I thoroughly recommend this book. It\’s funny, sad, attention-grabbing (translation: I couldn\’t put it down) and short enough that no matter how tempting, you can make it all the way to the revelation at the end without peeking.

Rating: 4/5 Published: 1999, pp 195

Read more reviews at:
Book Addiction
It\’s All About Books
Things Mean a Lot
Leafing Through Life
Books on the Brain
Bermudaonion\’s Weblog

Highlights from the Golden Age of Bad Parenting
by James Lileks

Facsimilies of ads and articles from newspapers, magazines and advice-books fill this book about parenting in the 1940\’s. With asides and explanations about why the advice is relatively reasonable and still adhered to today, or (much more frequently) hideously wrong and hilariously funny. Except I wasn\’t laughing. I just didn\’t find the author\’s effluent sarcasm amusing. So I didn\’t actually read the whole thing. I flipped through the pages reading material from the bygone era, occasionally looking to see what the modern commentary was. That plastic horse suspended on springs on page 162? We actually had one of those when I was a kid. I don\’t remember locomoting it across the floor or having difficulty dismounting, but I do recall badly pinched fingers (the danger of which is not mentioned in this book.)

Abandoned ..0/5…. Published: 2005, pp 176

Question from Booking Through Thursday:
All other things (like price and storage space) being equal, given a choice in a perfect world, would you rather have paperbacks in your library? Or hardcovers? And why?

Well, if it was perfect, I\’d love to have all hardcover books, beautiful leather editions with glossy ink and creamy paper. There\’s something very aesthetically pleasing about such beautiful books. But that\’s just a dream so I\’m very happy with my mixed-up library of hardbacks and trade paperbacks. The only kind of format I really don\’t like is mass-market or pocket size paperbacks, because they\’re smaller and fall apart after I read them several times in a row. Opening the pages wide to read the smaller text easily always ends up cracking the spine, and then the books never recover. Also they look funny among all the taller books, being so short. This has been a bit of a problem with me in swapping books on Book Mooch, because sometimes I receive books that were listed as trade paperbacks and turn out to be pocket-size. Some of them sit on my shelves waiting for the day I find a more desirable copy to replace them, others get cycled right back out into the swap system…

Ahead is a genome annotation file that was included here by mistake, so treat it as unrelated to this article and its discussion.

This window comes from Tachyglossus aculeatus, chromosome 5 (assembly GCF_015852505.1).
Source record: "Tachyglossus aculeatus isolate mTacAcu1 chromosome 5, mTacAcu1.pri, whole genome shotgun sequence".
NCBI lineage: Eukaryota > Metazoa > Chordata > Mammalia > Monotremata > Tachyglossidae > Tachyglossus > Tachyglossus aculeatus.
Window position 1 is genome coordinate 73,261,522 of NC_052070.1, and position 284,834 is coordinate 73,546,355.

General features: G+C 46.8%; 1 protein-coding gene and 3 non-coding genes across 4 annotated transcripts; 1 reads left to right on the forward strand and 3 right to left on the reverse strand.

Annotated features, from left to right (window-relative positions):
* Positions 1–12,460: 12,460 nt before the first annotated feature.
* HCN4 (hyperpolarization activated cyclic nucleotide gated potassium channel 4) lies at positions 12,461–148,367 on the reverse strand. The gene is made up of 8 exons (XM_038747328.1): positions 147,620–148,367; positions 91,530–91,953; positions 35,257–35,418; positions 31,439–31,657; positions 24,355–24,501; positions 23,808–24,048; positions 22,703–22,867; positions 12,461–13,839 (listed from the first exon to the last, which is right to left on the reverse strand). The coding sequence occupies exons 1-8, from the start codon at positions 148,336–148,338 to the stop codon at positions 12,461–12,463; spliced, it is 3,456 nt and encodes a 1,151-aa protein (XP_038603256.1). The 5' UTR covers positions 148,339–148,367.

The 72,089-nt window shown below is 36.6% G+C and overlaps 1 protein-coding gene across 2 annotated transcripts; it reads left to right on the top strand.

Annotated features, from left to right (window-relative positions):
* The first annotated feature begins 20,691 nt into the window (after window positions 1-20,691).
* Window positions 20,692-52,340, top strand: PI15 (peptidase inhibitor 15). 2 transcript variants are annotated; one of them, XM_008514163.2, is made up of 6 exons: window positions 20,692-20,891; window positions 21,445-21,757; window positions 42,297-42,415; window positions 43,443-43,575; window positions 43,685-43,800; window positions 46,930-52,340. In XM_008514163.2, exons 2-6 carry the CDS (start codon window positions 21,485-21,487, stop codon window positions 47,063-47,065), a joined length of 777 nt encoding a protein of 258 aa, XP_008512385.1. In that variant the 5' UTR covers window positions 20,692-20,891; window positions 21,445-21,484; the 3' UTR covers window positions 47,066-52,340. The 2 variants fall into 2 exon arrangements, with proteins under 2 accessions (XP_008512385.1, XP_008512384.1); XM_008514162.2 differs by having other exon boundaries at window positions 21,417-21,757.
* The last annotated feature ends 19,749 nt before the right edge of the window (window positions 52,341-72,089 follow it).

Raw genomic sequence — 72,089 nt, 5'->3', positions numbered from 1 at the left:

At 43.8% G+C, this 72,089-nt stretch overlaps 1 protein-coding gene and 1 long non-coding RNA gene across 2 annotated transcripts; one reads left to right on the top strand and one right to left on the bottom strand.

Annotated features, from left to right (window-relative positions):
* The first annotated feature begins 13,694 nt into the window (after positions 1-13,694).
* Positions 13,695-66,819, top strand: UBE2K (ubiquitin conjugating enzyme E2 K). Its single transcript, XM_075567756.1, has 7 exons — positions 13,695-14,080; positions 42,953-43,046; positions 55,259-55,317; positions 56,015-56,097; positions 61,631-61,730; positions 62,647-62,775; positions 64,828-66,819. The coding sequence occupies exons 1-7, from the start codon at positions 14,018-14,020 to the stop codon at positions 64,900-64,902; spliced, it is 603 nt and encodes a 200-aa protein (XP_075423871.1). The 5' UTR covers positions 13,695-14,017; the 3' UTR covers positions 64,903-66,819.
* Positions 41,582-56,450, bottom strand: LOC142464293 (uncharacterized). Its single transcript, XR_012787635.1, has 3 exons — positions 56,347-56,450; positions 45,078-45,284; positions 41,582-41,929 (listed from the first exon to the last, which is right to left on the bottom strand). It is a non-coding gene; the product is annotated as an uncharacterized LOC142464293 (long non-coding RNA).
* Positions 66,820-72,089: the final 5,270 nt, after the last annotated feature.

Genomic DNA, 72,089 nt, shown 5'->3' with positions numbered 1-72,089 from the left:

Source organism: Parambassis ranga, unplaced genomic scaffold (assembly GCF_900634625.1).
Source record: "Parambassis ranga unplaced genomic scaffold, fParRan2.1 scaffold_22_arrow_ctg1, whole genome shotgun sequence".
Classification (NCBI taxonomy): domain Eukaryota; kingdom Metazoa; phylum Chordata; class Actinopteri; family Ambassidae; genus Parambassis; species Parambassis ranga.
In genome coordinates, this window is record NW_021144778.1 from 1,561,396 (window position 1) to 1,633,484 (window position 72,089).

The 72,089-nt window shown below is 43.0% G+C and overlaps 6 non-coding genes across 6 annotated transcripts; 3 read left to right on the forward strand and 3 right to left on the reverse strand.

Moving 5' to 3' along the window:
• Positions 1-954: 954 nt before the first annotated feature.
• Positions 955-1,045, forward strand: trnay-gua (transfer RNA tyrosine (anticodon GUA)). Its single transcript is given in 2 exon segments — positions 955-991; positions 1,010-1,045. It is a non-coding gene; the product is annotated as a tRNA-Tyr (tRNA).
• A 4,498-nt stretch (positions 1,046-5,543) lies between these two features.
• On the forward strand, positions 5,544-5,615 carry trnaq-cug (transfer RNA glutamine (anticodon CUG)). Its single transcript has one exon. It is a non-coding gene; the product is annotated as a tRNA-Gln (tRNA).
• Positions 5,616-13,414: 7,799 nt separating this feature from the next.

Cats and Their Culture
by Elizabeth Marshall Thomas

This is not a scientific examination of cat behavior, but rather a collection of anecdotal stories from the author\’s life, friends and acquaintances, together with her personal thoughts and speculations. The first part of the book talks about housecats: their social organization, communication methods and whether or not they have \”culture\” (specific behaviors which they pass on to their kittens, that differ from how cats in other locales may behave). The second part is about time Marshall spent in Africa, and relates in detail relationships between groups of lions with native Kalahari bushmen who were hunter-gatherers, and later how that relationship changed when the bushmen were forced to leave or keep livestock, particularly cattle. The last section discusses mountain lions in America, and tigers in captivity. Throughout the book there are observations on various other cat species, and comparisons between the big cats and our domesticated housecats. Overall this book is not as good as The Hidden Life of Dogs (same author). But I still found it interesting.